It's a business plan to make the most money for their investors. Nothing wrong with that on it's surface, it's what the 'free-market' approach. But between questionable service quality, total lack of software updates, and contract plans that work 85% in the companies favor, perhaps it's time for big brother to step in and shake things up.

I'm not for the government taking control, but it does seem that wireless service in Europe and Asia is a much better deal for the customer (Where in I may receive the obligatory response of 'you can always take your service there'). 

It's nice how they ask customers to be patient with their service issues, usually stating "we're in the progress of making major improvements to our network". What they don't tell you is that that 'new network' will probably be locked to new phones with the proper technology AND come at plan prices above what we're paying now (not to mention the obligatory loss of any unlimited plan).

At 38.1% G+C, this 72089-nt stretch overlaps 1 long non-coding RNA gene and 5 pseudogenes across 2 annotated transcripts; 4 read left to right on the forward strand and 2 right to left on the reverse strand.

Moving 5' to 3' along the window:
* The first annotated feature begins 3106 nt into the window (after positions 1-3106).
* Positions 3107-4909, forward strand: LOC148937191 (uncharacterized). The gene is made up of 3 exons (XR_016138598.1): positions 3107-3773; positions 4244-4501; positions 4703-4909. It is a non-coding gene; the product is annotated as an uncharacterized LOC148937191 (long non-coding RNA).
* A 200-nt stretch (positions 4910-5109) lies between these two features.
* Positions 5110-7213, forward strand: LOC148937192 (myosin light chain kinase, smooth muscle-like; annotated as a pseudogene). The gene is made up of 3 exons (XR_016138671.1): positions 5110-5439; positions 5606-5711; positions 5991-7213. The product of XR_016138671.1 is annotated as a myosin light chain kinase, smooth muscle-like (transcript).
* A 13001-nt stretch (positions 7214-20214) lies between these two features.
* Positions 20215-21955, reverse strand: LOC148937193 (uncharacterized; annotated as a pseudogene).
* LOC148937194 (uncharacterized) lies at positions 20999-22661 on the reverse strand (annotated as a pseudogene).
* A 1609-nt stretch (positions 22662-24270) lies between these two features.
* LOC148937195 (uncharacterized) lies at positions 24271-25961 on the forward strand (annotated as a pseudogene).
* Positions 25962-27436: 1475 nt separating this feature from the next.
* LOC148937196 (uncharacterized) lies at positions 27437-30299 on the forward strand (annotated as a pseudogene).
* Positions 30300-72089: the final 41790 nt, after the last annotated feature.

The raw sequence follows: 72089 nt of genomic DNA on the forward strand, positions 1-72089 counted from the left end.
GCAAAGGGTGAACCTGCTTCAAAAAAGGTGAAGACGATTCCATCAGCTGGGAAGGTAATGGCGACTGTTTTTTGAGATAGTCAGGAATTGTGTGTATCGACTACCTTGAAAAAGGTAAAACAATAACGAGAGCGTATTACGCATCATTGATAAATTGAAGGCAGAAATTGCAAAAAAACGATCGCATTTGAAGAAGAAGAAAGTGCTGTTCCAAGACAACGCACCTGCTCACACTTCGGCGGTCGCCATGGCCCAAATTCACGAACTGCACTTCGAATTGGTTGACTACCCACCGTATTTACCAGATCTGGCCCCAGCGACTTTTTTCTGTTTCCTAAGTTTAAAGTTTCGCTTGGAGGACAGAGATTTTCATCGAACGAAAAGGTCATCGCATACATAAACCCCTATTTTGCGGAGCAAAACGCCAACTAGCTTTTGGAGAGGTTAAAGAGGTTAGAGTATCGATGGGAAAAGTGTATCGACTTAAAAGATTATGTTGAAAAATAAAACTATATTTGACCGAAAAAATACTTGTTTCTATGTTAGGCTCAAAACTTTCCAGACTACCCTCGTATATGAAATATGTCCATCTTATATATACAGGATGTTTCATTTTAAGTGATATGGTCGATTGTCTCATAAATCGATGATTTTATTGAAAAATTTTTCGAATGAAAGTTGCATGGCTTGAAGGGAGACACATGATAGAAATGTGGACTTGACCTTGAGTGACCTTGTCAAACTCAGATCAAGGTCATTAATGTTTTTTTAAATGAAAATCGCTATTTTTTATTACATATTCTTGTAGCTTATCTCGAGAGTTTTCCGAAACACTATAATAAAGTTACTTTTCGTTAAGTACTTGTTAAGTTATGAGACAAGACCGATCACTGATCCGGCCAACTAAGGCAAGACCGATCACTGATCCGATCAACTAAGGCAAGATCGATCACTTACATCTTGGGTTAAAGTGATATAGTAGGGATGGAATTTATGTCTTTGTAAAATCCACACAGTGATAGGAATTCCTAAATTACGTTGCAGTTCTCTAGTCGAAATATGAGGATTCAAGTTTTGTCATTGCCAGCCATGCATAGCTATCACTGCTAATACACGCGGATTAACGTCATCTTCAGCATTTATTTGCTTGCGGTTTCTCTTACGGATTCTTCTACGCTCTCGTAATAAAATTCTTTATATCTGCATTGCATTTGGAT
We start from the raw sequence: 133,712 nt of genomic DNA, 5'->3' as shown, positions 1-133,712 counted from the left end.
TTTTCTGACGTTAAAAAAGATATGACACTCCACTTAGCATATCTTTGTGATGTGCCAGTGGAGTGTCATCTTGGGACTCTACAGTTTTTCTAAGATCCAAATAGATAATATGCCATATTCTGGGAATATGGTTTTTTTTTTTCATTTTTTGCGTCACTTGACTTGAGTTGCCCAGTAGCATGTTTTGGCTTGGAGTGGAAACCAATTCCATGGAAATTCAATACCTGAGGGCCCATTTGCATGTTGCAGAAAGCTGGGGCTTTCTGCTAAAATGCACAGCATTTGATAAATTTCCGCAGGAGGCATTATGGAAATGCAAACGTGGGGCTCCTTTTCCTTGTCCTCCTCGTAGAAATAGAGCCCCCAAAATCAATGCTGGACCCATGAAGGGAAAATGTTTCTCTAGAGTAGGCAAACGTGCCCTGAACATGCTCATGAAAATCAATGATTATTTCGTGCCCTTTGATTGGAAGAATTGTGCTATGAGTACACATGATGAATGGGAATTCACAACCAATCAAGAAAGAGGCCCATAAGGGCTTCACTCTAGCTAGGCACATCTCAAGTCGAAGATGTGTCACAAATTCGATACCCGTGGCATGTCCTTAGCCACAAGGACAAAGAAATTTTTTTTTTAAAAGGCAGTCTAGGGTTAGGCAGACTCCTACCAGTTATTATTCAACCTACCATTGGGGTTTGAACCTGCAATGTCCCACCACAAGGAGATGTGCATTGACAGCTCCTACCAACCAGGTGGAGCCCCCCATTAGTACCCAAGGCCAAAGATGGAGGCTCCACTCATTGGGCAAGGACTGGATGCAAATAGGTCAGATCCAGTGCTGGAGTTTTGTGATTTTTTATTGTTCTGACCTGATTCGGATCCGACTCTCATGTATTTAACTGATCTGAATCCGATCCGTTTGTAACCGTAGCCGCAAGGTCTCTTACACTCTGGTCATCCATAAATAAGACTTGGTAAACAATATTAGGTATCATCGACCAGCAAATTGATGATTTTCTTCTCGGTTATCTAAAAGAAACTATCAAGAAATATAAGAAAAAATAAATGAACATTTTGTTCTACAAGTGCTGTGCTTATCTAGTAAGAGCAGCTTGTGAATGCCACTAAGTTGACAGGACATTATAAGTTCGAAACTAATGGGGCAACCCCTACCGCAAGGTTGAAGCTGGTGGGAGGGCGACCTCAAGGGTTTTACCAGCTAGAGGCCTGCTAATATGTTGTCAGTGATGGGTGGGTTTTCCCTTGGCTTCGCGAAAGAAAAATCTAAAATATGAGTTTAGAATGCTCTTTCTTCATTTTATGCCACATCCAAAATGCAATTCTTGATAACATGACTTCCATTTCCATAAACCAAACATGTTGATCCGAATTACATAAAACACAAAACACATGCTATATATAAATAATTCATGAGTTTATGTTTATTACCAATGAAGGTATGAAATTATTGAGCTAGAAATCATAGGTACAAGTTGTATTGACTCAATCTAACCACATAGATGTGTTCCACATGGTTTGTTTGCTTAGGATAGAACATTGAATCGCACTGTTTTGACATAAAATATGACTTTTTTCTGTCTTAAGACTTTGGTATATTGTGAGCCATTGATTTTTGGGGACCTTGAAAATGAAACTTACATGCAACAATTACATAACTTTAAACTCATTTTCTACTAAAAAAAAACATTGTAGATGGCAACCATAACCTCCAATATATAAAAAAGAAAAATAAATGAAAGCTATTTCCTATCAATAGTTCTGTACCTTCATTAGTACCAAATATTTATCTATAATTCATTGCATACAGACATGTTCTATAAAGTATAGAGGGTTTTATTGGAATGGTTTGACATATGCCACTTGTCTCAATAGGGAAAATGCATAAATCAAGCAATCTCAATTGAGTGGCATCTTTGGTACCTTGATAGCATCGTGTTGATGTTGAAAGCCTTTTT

It's a business plan to make the most money for their investors. Nothing wrong with that on it's surface, it's what the 'free-market' approach. But between questionable service quality, total lack of software updates, and contract plans that work 85% in the companies favor, perhaps it's time for big brother to step in and shake things up.

I'm not for the government taking control, but it does seem that wireless service in Europe and Asia is a much better deal for the customer (Where in I may receive the obligatory response of 'you can always take your service there'). 

Re: It's time for a shift in contract terms......

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Feb 20, 2011 8:07:24 AM
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ACE - Master